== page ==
Crampton adds that the use of social media does not guarantee a successful marketing strategy. There needs to be concepts and innovations that can be nurtured and built on to engage with diverse audiences. “The key is company willingness to plan and strategise campaigns, and maintain audience engagement,” he says. “Interesting marketing content will get you everywhere; dull content will leave you dead in the water.”

Virginia Ngai, director of digital and consumer marketing at Hill and Knowlton, says there should always be a strategy in place when using social media platforms, with clear objectives listed. “The ease of communication in the online world means there is the risk of negative comments being made, which can quickly escalate into a crisis,” she says.

With a growing trend towards integrated marketing, entering the social media marketing profession is done in much the same way as entering a marketing position. “We are seeing that social media skills are an additional asset to becoming a marketer, but they are not the be all and end all,” Ngai says.

To build a career as a successful social media marketer, she adds, individuals need curiosity and have an interest in exploring new platforms and technology, and good business and commercial acumen.


Case study: Airlines, football and nappies

Identifying what works and what doesn’t for social media is one of the biggest headaches for companies seeking to embrace its power.

Martin Cerullo of Alexander Mann Solutions says that if you look at social media marketing in Hong Kong, brands such as Cathay Pacific are doing some great work, but the best practices are still to be found overseas.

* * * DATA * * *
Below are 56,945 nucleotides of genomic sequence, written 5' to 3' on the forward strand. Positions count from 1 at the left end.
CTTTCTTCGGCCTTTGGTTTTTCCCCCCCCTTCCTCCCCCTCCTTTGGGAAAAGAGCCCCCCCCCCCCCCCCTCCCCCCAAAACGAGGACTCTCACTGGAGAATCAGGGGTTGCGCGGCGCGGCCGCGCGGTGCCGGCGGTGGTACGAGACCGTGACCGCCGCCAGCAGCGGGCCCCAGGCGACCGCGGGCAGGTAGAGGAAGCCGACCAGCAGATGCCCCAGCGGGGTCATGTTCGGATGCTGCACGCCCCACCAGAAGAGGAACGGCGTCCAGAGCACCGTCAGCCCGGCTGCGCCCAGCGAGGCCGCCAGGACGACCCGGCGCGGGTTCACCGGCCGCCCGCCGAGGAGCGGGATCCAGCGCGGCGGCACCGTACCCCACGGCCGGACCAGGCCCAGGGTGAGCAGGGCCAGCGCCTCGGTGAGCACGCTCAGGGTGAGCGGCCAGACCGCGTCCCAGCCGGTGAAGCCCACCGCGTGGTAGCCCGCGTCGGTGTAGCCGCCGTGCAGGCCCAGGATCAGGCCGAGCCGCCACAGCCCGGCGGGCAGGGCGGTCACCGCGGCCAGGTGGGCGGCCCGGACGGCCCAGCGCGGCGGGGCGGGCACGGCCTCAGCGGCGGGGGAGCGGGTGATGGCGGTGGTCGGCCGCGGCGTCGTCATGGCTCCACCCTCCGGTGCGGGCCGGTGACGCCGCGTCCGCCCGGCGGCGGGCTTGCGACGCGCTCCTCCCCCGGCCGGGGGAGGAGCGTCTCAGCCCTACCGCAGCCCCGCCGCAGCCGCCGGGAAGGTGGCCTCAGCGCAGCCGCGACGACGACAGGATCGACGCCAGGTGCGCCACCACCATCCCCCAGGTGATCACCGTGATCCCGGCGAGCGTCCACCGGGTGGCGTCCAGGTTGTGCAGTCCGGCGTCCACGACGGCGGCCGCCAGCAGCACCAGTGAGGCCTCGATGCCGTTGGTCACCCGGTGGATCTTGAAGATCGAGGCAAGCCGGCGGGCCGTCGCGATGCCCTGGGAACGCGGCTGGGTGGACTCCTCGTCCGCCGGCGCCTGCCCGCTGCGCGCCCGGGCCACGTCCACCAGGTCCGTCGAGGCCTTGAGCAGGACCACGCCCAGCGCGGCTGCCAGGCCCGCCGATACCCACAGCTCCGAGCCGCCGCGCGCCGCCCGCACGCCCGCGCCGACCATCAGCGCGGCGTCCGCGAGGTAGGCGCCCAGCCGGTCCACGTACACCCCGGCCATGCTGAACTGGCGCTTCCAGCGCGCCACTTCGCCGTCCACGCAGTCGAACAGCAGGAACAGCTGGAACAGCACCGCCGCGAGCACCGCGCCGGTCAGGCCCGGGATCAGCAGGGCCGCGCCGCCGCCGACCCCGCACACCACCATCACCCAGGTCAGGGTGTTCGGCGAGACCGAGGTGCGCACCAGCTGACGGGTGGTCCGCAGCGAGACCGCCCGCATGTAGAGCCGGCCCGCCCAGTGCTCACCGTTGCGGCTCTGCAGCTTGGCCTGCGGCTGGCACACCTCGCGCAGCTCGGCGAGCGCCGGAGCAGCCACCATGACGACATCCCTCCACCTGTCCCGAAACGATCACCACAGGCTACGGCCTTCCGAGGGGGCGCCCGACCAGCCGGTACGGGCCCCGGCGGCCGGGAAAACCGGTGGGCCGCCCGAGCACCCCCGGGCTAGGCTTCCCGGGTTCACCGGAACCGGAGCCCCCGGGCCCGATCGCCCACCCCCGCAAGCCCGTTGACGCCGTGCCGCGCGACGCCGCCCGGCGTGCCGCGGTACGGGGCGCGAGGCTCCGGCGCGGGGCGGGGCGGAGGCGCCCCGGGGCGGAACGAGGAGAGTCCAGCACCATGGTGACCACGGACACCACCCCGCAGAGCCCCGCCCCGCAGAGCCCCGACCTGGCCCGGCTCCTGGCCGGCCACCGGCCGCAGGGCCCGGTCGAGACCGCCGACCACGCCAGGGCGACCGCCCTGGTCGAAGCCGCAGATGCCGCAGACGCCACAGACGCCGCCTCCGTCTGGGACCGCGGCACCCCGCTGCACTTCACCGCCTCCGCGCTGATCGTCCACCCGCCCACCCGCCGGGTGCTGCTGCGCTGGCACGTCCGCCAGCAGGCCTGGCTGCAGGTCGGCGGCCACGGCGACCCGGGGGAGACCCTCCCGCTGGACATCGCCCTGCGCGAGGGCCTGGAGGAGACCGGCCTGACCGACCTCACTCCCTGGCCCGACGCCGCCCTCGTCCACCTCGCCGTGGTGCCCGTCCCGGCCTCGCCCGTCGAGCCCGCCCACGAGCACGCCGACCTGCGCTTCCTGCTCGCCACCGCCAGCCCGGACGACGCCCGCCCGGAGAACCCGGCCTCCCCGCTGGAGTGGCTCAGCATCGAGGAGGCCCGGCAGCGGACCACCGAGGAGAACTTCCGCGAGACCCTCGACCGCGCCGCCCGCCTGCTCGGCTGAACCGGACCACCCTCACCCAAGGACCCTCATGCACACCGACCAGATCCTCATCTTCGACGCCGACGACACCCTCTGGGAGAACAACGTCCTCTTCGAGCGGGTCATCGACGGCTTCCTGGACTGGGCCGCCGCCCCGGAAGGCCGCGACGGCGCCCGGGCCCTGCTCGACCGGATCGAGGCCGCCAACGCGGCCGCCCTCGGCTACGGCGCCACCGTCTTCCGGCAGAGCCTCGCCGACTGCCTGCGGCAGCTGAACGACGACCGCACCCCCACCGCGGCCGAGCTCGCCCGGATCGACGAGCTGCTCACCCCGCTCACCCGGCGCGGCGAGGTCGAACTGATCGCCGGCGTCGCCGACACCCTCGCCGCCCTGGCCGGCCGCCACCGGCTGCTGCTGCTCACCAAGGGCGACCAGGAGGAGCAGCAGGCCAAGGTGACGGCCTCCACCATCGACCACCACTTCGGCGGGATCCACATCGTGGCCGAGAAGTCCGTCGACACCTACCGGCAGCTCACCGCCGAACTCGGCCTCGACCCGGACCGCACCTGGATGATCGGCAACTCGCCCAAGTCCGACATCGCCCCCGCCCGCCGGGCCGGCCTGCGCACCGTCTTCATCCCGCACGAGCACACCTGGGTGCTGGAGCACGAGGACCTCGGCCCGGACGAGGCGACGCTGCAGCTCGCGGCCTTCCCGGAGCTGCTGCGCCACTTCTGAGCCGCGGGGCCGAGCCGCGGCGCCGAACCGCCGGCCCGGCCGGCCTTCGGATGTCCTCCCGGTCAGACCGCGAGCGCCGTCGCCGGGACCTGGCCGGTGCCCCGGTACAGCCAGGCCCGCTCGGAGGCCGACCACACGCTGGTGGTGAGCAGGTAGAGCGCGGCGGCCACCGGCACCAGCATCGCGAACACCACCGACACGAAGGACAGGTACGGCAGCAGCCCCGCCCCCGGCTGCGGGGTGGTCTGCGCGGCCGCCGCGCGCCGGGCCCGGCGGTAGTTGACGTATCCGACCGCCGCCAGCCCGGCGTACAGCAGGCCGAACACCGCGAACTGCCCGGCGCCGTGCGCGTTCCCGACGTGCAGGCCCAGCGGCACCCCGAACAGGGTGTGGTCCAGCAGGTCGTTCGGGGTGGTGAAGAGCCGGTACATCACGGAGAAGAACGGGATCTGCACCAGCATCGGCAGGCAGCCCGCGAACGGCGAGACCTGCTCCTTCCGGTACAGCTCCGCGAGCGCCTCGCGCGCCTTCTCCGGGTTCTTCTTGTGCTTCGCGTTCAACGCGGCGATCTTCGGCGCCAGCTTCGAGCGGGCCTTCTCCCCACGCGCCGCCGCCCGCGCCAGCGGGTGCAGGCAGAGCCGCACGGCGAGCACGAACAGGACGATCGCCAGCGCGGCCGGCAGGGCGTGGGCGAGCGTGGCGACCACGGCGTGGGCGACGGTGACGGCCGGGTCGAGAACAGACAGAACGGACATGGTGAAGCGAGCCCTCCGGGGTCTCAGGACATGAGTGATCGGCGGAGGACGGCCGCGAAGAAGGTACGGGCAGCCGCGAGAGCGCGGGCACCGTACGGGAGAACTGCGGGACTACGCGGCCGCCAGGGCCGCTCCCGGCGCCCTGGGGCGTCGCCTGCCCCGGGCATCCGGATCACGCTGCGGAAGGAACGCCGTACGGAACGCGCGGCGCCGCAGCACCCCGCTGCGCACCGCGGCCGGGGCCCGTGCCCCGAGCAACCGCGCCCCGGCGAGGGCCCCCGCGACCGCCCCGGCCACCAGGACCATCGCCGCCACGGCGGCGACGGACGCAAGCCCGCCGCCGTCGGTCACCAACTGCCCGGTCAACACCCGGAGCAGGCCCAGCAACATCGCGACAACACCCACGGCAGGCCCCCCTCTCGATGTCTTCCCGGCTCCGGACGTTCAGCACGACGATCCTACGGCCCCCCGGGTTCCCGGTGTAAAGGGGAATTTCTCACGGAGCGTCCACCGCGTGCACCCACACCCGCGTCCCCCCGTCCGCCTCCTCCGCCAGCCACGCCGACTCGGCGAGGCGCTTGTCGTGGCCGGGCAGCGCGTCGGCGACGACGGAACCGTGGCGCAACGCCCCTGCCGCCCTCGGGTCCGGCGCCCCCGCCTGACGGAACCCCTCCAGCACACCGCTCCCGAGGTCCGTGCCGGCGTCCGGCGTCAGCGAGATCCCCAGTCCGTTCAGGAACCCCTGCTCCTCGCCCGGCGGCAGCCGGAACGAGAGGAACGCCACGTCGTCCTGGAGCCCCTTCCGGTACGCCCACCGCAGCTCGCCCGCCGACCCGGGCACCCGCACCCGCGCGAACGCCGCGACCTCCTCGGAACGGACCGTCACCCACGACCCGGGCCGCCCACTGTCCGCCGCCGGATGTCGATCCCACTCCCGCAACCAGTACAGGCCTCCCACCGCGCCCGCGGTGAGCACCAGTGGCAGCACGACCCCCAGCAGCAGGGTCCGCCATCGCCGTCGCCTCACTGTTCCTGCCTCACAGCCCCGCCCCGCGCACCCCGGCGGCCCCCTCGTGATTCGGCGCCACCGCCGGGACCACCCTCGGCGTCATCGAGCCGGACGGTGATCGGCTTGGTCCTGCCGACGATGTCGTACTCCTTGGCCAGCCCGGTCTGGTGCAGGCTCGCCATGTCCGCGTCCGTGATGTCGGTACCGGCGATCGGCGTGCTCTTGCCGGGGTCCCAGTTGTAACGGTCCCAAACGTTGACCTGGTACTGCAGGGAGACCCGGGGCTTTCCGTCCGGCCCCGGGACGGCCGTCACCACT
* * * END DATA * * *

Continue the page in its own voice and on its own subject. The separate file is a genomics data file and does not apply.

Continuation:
“The recent Superbowl campaigns in the US are a good example,” he says. “Social media marketers can learn a huge amount from the thinking, techniques and tactics used in the US and the UK.”

Thomas Crampton of Ogilvy & Mather says a good example of social media marketing was seen when nappy producer Huggies tapped into Hong Kong parents’ love of sharing baby photos.

“Through a campaign using the Facebook social media channel, Huggies offered parents the opportunity to make their babies stars, not just online, but on large billboards and on buses across town,” says Crampton.

In the following six week, Huggies reported record sales of diapers and was able to secure new customers who previously used rival brands.

Crampton also cites a toy company client which exceeded its goals using a campaign involving small redemption prizes for visitors to its social media pages. “The customer base went crazy over it,” Crampton says.

Tim Ho, founder of social media creative agency SALT, says although the trend is slowly improving, many marketing executives in Hong Kong still see social media as a low-cost “alternative” in their marketing mix.

“It can cost very little to create accounts on social channels, but like any other ways of communication, it is the message, creative idea, and execution that are crucial.”

He says unlike other occupations such as finance or law, social media is rather new and many employers are still trying to figure out the “qualifications” for positions focused on social media.

“There seems to be two groups of talent in the Hong Kong marketing industry – marketers with very traditional marketing knowledge such as advertising and PR, and the new media ‘digital guys’. They both need each other,” Ho says. “They need to learn from each other and collaborate closely. This is when marketing integrates and benefits brands the most.” 


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Know your audience. Understand that social media…  

  • ... is not everything – it is part of a balanced marketing plan
  • ... is not just for tomorrow – it is relevant today (the data shows the audience is there)
  • ... is continually evolving – he channels, the tools and the products are growing and transforming
  • ... requires a plan and a strategy – don’t just jump straight in
  • ... needs dedicated knowledge and resources – these can come from within a business or from external sources
  • ... is fully measurable and needs to be reported on continuously – business stakeholders must be convince and re-convinced
  • ... needs understanding, sponsorship and support – the most senior members of the business must be onboard
  • ... needs smart marketers – they have to be on the ball from day one